Paradoxes Of Gambling Behaviou

Paradoxes Of Gambling Behaviou

  • Electronic book text

List price: US$44.95

Currently unavailable

We can notify you when this item is back in stock

Add to wishlist

AbeBooks may have this title (opens in new window).

Try AbeBooks

Description

Why does a large proportion of the population engage in some form of gambling, although they know they are most likely to lose, and that the gambling industry makes huge profits? Do gamblers simply accept their losses as fate, or do they believe that they will be able to overcome the negative odds in some miraculous way? The paradox is complicated by the fact that those habitual gamblers who are most aware that systematic losses cannot be avoided, are the least likely to stop gambling. Detailed analyses of actual gambling behaviour have shown gamblers to be victims of a variety of cognitive illusions, which lead them to believe that the general statistical rules of determining the probability of loss do not apply to them as individuals. The designers of gambling games cleverly exploit these illusions in order to promote a false perception of the situation.


Much of the earlier interest in gambling behaviour has been centred on the traditional theories of human decision-making, where decisions are portrayed as choices among bets. This led to a tradition of studying decision-making in experiments on betting. In this title, originally published in 1988, the author argues that betting behaviour should not be used as a typical example of human decision-making upon which a general psychological theory could be founded, and that these traditional views can in no way account for the gambling behaviour reported in this book.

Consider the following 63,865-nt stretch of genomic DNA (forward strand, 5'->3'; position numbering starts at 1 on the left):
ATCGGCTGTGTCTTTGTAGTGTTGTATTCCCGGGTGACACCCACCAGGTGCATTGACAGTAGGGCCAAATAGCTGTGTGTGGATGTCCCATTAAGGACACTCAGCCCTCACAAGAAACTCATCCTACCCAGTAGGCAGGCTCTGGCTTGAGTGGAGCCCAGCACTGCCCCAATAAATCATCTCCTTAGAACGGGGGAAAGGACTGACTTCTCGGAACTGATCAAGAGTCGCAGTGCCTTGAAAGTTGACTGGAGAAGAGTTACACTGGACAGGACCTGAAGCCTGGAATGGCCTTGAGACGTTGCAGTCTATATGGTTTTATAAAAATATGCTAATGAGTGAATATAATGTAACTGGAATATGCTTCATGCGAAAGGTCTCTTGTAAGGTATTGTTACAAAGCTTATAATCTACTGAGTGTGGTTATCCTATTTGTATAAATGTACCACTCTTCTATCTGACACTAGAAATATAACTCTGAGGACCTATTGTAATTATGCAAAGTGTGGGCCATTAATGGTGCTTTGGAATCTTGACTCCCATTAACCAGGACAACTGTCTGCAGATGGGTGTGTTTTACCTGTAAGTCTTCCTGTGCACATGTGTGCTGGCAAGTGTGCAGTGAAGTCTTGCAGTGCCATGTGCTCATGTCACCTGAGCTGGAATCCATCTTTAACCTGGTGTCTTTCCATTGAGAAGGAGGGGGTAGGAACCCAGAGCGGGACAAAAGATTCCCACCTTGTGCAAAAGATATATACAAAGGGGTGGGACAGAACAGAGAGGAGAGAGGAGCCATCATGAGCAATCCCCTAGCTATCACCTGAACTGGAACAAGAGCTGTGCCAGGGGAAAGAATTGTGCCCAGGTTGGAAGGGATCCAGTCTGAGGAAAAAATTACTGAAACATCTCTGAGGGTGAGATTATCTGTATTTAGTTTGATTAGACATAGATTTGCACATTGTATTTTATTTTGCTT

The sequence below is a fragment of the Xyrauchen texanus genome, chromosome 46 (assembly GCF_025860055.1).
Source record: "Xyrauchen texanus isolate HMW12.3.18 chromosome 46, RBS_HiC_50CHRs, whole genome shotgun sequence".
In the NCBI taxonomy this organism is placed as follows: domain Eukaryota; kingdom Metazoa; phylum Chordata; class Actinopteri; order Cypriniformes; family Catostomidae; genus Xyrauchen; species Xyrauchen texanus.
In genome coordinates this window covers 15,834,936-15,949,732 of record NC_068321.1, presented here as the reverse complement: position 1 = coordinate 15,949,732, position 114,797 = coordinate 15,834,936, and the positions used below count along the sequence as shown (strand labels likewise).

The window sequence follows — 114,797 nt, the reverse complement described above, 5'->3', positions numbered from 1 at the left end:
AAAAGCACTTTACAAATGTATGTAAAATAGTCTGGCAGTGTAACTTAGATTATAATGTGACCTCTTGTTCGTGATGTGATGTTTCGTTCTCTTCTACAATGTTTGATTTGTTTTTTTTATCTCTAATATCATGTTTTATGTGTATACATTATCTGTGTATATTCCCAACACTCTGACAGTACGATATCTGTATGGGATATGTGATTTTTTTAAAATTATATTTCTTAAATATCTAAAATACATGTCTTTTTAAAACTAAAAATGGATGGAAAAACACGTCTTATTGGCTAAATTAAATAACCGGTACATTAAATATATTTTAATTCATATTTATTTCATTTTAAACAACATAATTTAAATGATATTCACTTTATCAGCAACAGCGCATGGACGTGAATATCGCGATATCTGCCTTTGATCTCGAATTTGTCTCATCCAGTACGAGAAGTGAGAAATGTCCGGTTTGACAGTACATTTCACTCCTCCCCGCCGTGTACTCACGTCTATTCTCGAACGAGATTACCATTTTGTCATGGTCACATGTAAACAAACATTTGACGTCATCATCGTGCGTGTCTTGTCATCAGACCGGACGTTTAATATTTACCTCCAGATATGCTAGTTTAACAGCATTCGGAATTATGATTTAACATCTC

show more

Product details

  • Electronic book text | 136 pages
  • ROUTLEDGE
  • London, United Kingdom
  • 1134879369
  • 9781134879366

Table of contents

Foreword 1. Theoretical Contexts 2. Blackjack: The Game Players Refuse to Win 3. Objectives of Blackjack Players 4. Roulette: The Game Players Should Not Hope to Win 5. Lotteries: Big Prizes and Small Expectations 6. Games of Chance and Games of Skill 7. Chance and Luck 8. Theoretical Explanations. References. Author Index. Subject Index.
show more